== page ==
Five Questions with The Howlin’ Brothers

The Howlin’ Brothers are not actually brothers. Nor are they Southern. Well, not exactly. The trio (Ben Plasse on upright bass, banjo, vocals; Ian Craft on fiddle, banjo, vocals; Jared Green on guitar, harmonica, vocals) are from Massachusetts, upstate N.Y. and Wisconsin, respectively. But they’ve been in Nashville for going on a decade, honing a sound that started with a love of acoustic music and evolved through picking parties and influential musical friends (check out their Asheville connection in the second question, below).

The Howlin’ Brothers play The Grey Eagle on Saturday, May 11. 9 p.m., $8 in advance or $10 day of show. In advance of that performance, Craft talked to Xpress about the band’s “nice gumbo of styles and tastes.”

Mountain Xpress: First of all, I get the sense from your videos, your photos and (probably most importantly) your music that you’re really having a great time. Is that the case? If so, how do you keep it light and fun, when the music business is notoriously difficult, competitive and heart-breaking?
Ian Craft: We try and keep the music at the forefront and not let the other parts of the business morph into our sound. It is a tough business but every night we get to bring positive good energy to people who give it right back to us and that keeps it pretty fun and rewarding! We are very blessed.

Warren Haynes guests on and co-wrote “Big Time.” You know he’s from Asheville, right? So how did you all connect with him?
Warren is such an awesome guy! We got hooked up with Warren through Brendan Benson. They had a writing date that conflicted with the making of Howl, our new record produced by Brendan, so he asked Warren if he felt like coming and hanging. [Warren] came and recorded and hung out all day. It was an honor! He is a truly salt-of-the-earth kind of guy!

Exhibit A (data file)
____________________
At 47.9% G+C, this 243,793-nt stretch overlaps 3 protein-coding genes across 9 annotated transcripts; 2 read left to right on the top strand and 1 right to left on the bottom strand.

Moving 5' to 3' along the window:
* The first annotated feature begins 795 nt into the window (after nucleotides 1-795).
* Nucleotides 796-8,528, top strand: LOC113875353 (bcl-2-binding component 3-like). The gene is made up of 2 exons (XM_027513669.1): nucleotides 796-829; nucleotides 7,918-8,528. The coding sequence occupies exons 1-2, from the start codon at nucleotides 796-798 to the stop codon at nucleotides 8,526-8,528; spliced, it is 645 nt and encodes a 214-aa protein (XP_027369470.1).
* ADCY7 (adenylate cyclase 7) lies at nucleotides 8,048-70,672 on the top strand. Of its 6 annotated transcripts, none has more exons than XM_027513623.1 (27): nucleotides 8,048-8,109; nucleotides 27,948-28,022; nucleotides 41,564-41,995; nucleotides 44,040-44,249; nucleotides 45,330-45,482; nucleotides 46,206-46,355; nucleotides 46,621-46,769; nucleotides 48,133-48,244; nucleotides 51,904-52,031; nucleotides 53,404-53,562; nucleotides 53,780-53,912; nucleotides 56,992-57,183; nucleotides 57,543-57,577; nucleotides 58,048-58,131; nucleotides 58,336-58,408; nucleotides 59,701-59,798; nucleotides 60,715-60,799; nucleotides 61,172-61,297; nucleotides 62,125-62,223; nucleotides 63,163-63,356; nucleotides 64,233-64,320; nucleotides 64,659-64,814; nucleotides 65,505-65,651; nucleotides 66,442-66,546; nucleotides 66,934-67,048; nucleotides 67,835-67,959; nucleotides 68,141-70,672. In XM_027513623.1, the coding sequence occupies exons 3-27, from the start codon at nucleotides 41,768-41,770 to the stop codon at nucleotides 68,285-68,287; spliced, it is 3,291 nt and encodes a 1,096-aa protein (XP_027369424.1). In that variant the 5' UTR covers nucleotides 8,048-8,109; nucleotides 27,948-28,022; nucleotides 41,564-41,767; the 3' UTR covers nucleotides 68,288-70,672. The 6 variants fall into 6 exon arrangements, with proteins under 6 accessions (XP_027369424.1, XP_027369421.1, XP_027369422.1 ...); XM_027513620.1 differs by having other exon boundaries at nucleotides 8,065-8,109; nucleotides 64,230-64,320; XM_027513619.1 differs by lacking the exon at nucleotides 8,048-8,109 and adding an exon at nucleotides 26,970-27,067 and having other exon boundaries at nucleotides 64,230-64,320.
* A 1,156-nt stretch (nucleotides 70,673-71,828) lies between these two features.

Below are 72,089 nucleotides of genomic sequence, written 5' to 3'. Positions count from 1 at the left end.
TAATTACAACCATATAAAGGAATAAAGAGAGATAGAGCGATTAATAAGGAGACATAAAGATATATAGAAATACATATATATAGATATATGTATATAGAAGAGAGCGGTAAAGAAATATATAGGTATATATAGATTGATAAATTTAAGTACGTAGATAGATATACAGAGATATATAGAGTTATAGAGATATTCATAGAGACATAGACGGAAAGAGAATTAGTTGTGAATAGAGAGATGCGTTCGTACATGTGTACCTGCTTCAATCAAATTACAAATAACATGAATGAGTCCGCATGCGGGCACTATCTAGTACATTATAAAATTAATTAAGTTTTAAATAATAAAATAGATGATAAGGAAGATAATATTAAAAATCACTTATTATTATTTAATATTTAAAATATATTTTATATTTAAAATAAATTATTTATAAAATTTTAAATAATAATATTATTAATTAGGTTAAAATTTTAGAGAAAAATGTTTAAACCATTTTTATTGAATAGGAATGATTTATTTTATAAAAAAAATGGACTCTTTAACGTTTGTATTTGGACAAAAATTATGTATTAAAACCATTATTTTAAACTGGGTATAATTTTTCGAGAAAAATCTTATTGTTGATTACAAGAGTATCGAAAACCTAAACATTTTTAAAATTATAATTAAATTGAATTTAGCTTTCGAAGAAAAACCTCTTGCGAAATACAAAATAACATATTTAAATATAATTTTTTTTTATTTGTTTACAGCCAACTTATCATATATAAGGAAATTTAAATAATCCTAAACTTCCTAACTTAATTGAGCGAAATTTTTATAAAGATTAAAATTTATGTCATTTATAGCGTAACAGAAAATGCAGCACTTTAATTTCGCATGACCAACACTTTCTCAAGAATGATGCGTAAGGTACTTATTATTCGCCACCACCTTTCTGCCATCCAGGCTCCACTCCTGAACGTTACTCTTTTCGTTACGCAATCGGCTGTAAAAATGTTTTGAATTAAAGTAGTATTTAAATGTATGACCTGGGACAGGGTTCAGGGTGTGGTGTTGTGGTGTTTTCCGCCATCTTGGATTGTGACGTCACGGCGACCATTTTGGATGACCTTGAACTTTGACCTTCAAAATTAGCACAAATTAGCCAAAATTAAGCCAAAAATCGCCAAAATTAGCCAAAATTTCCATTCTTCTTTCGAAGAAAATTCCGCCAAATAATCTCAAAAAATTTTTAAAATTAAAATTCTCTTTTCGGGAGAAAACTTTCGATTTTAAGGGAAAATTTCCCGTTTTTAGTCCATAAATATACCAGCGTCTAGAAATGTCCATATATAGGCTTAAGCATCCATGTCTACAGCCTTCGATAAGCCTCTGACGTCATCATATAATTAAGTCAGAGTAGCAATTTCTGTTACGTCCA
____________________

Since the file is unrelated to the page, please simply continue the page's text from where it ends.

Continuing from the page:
Tell me how three guys from up North have so much Southern soul. Is the grit and stomp and dirty south-ness of the band something that’s evolved over time (and maybe through being in Nashville), or were you attracted to Appalachian /old-time /road-house sounds earlier?
Yes, I think living in Tennessee has certainly influenced our sound as well as all three of us coming from very different musical backgrounds which leads to a nice gumbo of styles and tastes. Living in Tennessee has been such an awesome experience. There is so much good music going on all the time! You can’t help but learn new things everyday. The Howlin’ Brothers will be evolving forever, I think..

In your bio, Plasse says, “I think we’re more willing to take risks with arrangements and style. We’re not afraid to do anything we can pull off that that we think is groovy.” But you all are actually schooled in music. Does that training ever make it hard to improvise and break rules? Was it something you had to overcome at some point? Also, how do you feel that your musical education helps in the records you’re making these days?
Our formal music training was really just good exposure to the possibilities that are out there. All three of us had the good fortune of having awesome teachers — Gordon Stout, Pablo Cohen and Steve Brown all pointed us in the direction of experimenting and figuring out what works for our own styles. It’s never felt like it’s stifled our creativit; only added to it. We seem to take the approach loose and sloppy, but above all a great vibe. We don’t spend time worrying on fast notes or super-tight arrangements. We let the night and the music take us where it will, that’s what keeps us and the crowd on our toes.

What is your experience living in Nashville as that city is kind of exploding? Is it hard to get a toehold among all the hopeful musicians, or do you feel that the level and amount of talent pushes you to be better and work harder for what you want?
Nashville is exploding, but I think it’s awesome. Like any city, it is what you make of it, and Nashville has been good to us for about a decade now. There’s always room for good music. Sure, it’s competitive, but that makes for a good scene. Everyone is trying their hardest to make a statement and that’s a great atmosphere to live in! It’s similar to Asheville in the fact that there are a lot of talented, artistic people around and that’s exactly the kinda place we like being in!

Photo by Loyda Cruz

About Alli Marshall
Alli Marshall is the arts section editor at Mountain Xpress. She's lived in Asheville for more than 20 years and loves live music, visual art, fiction and friendly dogs. Alli is the winner of the 2016 Thomas Wolfe Fiction Prize and the author of the novel "How to Talk to Rockstars," published by Logosophia Books. Follow me @alli_marshall

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One thought on “Five Questions with The Howlin’ Brothers

  1. lmehaffey

    Cool. Sounds a bit like the “Nearly Famous Alabama Kudzu String Band” ….. I’ll be checking out their vids and recordings.

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